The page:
Thursday 2 May 2013

Oriental Spoon (Korean Restaurant)

254, La Trobe St., Melbourne, VIC 3000

Oriental Spoon on Urbanspoon
Given its location, this could easily have become a student hangout (nothing wrong with that) but the pricing puts it just above your average student joint. Instead it is a contemporary restaurant that's affordable for all while still maintaining relatively high standards of food and service. With 85% on Urbanspoon from over 1000 raters, this looks like a pretty good bet on several levels. Time to acknowledge my inferior chopstick skills and go for it once again.

The Place
This has great understated contemporary oriental deco and doesn't feel cramped like some other places. They still fit a lot of people in but somehow maintains a feeling of ample space (probably because of the higher ceiling). The noise level is always bearable despite the size of the restaurant. It's not a great place for children though and parking is pretty much your Melbourne Central high cost car park. The risk with many Korean places that offer the BBQ option is that you come out smelling like one of the marinaded meats. It's not so bad here at Oriental Spoon - though it is nearly impossible to go unscathed - the ventilation here actually works rather well and by and large, you tend to come out with only a hint of the BBQ aroma. So, overall, a rather pleasant place.
Not a great picture of the place... sorry
Things to do Nearby: Literally across from the revitalised Melbourne Central and the State Library is not far away.

The Food
I have been here for lunch for the Bibimbap (traditional Mixed Rice offering on Stone Bowls), Bulgogi (Sweet Marinaded Beef on a Hot Plate) and even Bento boxes. However, dinner is the real treat here. This time round, we went for the Combination BBQ and the Mixed Dumplings Casserole (Hot Pot).

The Combination BBQ includes beef, spicy pork and chicken, and mushrooms, which they cook to the side table (as pictured above), so that the smoke is not in your face. It is rather tasty though it does lack the punch of some of the places around town. Don't get me wrong, it's really quite good but it's just not as spicy as some of the places around if you are into spice. I did however, find the beef rather a tad sweet. As a person who tends toward the savoury, I preferred the chicken and the pork in this instance.

The Mixed Dumplings Casserole (pictured above) comes with hidden gems of small bits of pork belly and rice cakes. So yummy and the spice here is as hot as you want it to be. This is tasty without MSG inducing thirst and great with a serve of rice. Great for the coming winter months.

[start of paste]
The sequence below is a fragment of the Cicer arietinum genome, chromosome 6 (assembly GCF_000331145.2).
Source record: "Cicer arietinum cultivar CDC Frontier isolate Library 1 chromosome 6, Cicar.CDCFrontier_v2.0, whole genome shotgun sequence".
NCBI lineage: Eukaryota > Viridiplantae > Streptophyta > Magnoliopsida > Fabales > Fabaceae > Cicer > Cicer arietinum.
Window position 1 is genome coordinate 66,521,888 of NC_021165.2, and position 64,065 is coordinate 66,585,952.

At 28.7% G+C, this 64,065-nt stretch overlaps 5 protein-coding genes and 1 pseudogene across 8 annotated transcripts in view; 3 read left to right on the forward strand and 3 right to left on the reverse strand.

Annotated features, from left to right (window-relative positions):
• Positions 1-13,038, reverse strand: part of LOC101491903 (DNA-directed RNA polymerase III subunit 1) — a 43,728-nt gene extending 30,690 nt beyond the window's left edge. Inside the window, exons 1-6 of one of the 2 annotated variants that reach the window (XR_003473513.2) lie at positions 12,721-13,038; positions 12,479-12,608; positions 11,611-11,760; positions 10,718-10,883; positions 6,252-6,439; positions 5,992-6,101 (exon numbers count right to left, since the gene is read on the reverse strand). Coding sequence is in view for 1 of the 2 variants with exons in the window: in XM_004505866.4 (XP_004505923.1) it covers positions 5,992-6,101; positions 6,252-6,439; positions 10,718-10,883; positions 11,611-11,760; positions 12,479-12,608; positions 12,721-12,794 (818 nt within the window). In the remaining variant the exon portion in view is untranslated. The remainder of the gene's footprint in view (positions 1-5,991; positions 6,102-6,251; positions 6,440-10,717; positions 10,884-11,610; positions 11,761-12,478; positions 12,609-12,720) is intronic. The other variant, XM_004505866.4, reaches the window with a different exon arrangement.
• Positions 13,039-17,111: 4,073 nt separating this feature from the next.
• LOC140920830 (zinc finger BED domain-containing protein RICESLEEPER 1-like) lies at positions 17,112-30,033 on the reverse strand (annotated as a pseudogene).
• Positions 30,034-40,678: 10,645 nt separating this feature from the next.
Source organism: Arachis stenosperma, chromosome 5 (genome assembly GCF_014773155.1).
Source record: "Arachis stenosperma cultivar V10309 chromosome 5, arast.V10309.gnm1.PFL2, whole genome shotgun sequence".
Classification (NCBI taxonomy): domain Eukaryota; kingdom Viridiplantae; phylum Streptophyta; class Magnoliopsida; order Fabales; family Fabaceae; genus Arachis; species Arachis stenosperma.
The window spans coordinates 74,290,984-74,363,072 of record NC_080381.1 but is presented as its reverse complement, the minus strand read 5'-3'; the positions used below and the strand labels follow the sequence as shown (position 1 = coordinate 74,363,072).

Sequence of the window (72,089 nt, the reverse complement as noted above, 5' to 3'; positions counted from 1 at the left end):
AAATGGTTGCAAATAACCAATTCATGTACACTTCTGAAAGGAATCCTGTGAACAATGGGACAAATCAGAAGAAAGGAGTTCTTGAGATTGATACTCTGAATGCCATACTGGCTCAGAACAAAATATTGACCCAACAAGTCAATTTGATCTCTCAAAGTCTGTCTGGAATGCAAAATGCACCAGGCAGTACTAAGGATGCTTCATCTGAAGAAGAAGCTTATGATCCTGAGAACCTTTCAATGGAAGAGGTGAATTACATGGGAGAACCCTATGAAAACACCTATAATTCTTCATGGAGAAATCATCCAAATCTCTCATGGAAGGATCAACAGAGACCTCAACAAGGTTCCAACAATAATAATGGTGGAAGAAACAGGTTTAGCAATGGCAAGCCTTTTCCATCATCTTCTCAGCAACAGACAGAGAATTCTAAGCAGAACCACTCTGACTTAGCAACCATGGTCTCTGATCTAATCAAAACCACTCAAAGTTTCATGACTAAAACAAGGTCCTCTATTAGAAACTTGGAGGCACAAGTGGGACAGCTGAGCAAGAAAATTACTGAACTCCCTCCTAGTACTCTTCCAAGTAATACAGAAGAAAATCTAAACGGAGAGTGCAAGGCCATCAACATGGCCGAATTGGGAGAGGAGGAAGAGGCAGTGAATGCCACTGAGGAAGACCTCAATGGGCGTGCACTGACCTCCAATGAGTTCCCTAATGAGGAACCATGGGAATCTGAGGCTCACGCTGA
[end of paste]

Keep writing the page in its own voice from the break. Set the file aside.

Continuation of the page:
The one thing that was slightly disappointing is that for a cuisine that is so well known for the thousands of condiments, they only offered up three on the night, though, they were very happy to refill it when needed.

The Service
From the booking over the phone, to the welcome at the door, to the serving of the food, the service here was really friendly and generally attentive. This place seems to be run by exclusively young Korean staff who know they menu inside out. They do pay attention to their customers' needs, which is great. As an example, we were seated a bit further away from the main crowd, and the waiter actually indicated with a smile that while we are 'far away' we will not be forgotten -however, if we did want immediate attention, to please raise our hands and he'll come to us immediately. That was nice. And we never felt neglected. The service was friendly and non-intrusive - one of the best in the city.

Overall, I think this is a good place for introduction to Korean cuisine for newbies because it has a good range of food and a great vibe. One thing I really noticed as I was walking out was that there were so many smiles amongst the diners. You can tell when people are happy and enjoying their food. This place really had a great buzz and the wait staff run effortlessly amongst diners with no fuss.

Cultural Moment
Service across the world is vastly different and people have very different expectations of what good service. Most of the time, this is culture dependent. In places where tips are the norm, wait staff almost want to prove they are you best friends and will sometimes be quite intrusive, especially if you are not the kind to chat with strangers. In Hong Kong, unless you speak Cantonese and know the maĆ®tre d, you are almost an inconvenience that just has to be served to get you out of the way. In Japan, it's as if you have arrived at a friend's house and they will try to do their best to see to your needs (some might find this too much). In Malaysia and Singapore, good service is defined by basic courtesy but then being left alone until called. In New Zealand, good service is a chat amongst friends and a natural interest and curiosity.

This brings us to Australia, what is good service here? Anyone who uses reviews on Urbanspoon can get a sense that there's a multitude of expectations but the biggest complaints seem to centre around perceived rudeness and lack of engagement. In Australia, we seem to want a bit of banter (not too much or it would be considered intrusive) and and genuine interest in the customer. Unfortunately, you don't always get this even from the so called 'fine dining' spots. In particular, with Asian restaurants, some of them bring their own cultural standards without seeing the needs of Australian diners - most unfortunate. Others just struggle with English and therefore lack the ability or confidence to engage in casual Aussie banter, yet many diners expect this even at Asian restaurants. Should they expect this? I think they have the right to, with a bit of leeway for room to grow... what I like to see is an effort made to engage rather than hiding behind the order pad. I don't think that's too much to ask, but maybe I have been here too long.

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